Dennis Waszak Jr.
AP Sports Writer
NEW YORK — A spirited brainstorming session over some noodles, vegetables and rice.
That’s how Breno Giacomini and Gary Barnidge — a couple of ambitious NFL players intent on making a difference beyond the field — and their buddy Ahmed Awadallah came up with their mission to take American football all over the world.
“We kind of just sat down at P.F. Chang’s and started talking about what was going to be our next thing to help out the community,” Giacomini recalled of that game-changing dinner in Kentucky in 2011. “We didn’t know sitting at that table that it was going to get this big. Not even close.”
The impassioned idea developed into American Football Without Barriers, a nonprofit organization that educates disadvantaged children in the United States and overseas about the sport.
Next stop: Egypt.
Giacomini, an offensive lineman for the New York Jets, and Barnidge, a tight end for the Cleveland Browns, are taking the field in the Middle East this week for AFWB’s latest international trip after holding camps in China, Brazil and Turkey the previous three years.
“We want to build from the ground up,” Barnidge said. “We don’t want to be a viewer. We don’t want people just watching. We want people playing the sport and enjoying it like we do.”
Giacomini and Barnidge will be joined at German University in Cairo from Wednesday through Saturday by 10 other NFL players, including the recently retired Marshawn Lynch, Pittsburgh running back DeAngelo Williams, Houston offensive lineman Oday Aboushi and Miami tight end Jordan Cameron.
In conjunction with the Egyptian Federation of American Football, AFWB will have free camps — basic, junior and advanced levels — for players ages 14-25, as well as a coaching clinic led by Giacomini.
“The love of the game is definitely spreading throughout the world,” Giacomini said, “and we’re trying to be contributors to that wherever we go.”
Barnidge and Giacomini were college teammates at the University of Louisville, and Awadallah, now a senior engineer at Yum Brands, was their classmate. All three enjoyed community work while in school and decided to take it to the next level when they established themselves in their careers.
Barnidge, selected for his first Pro Bowl, was the Browns’ winner of the Walter Payton Man of the Year award this past season for his work with AFWB.
“Gary and I will be doing this for a very long time,” the 30-year-old Giacomini said. “This is part of Plan B after football.”
AFWB receives proposals every year from American football federations around the world to have the camp held in their country. The group sifts through the emails and discusses their needs — hotels, security and buses to transport the players — and then votes on a site.
Summer camps are also held in Malden, Massachusetts, where Giacomini was raised, and Middleburg, Florida, where Barnidge is from, and one is being added this year in Louisville, Kentucky.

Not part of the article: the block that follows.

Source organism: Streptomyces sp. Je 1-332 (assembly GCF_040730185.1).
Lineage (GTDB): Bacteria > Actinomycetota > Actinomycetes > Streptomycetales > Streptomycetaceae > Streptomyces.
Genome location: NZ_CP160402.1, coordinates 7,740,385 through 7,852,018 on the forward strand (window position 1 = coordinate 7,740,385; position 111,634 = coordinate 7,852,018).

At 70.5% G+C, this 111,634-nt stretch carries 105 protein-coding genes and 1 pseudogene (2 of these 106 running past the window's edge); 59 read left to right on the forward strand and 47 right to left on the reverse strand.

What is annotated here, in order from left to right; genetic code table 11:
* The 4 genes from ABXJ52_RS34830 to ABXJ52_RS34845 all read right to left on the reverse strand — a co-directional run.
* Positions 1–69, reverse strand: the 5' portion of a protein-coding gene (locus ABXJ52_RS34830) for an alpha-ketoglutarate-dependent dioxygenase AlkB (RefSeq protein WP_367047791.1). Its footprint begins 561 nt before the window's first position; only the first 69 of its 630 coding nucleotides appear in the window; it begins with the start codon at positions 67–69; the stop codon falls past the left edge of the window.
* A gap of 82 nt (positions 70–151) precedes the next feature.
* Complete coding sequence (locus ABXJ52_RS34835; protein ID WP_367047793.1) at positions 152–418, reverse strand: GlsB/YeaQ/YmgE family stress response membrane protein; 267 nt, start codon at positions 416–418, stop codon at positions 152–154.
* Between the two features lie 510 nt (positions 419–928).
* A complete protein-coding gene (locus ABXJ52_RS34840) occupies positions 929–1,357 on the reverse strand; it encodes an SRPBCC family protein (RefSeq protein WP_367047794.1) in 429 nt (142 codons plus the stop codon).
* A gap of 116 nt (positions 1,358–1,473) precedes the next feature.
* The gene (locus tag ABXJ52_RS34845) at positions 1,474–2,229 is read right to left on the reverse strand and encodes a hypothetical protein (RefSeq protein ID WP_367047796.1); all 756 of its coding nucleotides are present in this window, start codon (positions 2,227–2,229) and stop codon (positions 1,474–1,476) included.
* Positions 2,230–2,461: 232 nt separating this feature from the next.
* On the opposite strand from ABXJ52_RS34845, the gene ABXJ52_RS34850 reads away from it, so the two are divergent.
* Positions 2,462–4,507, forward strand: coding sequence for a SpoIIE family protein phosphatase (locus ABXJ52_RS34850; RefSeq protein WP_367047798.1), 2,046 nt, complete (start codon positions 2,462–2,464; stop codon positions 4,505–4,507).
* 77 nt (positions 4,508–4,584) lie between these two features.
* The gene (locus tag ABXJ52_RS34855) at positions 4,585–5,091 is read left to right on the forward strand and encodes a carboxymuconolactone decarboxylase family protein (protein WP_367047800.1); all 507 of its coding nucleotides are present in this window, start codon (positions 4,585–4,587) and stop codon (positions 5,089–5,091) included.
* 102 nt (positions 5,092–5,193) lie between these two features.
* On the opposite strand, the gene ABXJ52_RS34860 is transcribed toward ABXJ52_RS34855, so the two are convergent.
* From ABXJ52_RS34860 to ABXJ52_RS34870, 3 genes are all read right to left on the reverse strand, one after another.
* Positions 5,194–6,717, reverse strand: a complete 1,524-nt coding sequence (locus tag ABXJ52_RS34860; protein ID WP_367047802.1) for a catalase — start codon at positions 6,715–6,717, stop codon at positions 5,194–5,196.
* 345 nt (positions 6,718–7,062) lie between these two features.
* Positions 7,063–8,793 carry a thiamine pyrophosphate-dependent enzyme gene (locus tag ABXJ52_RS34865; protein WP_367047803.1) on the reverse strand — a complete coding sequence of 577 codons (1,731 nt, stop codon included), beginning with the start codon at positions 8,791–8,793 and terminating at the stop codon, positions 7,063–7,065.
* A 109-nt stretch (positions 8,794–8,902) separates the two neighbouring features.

The original plan hatched from that initial dinner meeting was to head to Egypt, where Awadallah was born and raised. He had a high school friend conducting basic football drills there, but the political turmoil in that country in 2013 steered the group to China instead.
“There’s a lot more football in the world than people think,” said Giacomini, the son of Brazilian immigrants. “In China, they started with cone drills and now they’re up to maybe 15 padded teams. In Brazil, they started on the beach and they’re up to like 45 padded teams now. Same thing with Istanbul.”
The players teach the campers techniques to fine-tune their football skills. One of AFWB’s goals is to get a player from another country on a football scholarship in the United States.
“We almost had one kid from China get a D-III (opportunity), but he chose to go to Stanford instead for academics,” Giacomini said. “That’s like, ‘OK, you win.’”
Added Barnidge: “They don’t recruit for football internationally. They do for basketball and baseball and other sports, but they don’t for football. We are trying to break that trend.”
But it isn’t just about the sport for the NFL players. There’s a humanitarian aspect, too, with visits to orphanages and hospitals while the players also learn about the cultures they’re experiencing.
Last year in Istanbul, the group put males and females on the same field — something that doesn’t happen often there, according to Giacomini.
“The girls beat the boys in a relay and that was awesome,” the offensive lineman said. “They’ve never seen that. They were like, ‘Girls don’t ever win around here.’ Well, they did on that day.”
While in Rio de Janeiro two years ago, AFWB went to an orphanage and donated nearly 180 pairs of shoes to children there. Each one of the NFL players sat in front of them, took off the kids’ old socks and shoes, washed their feet and slipped on clean, new socks and shoes for them to keep.
“It’s awesome, man,” Giacomini said. “All the players are like, ‘Man, I just want to keep doing more stuff like this.’ You want to keep these kids off the streets, but we also push education. It’s just a great experience.
“If we change one kid’s life, we did our job.”
AP Sports Writer Tom Withers in Cleveland contributed to this story.
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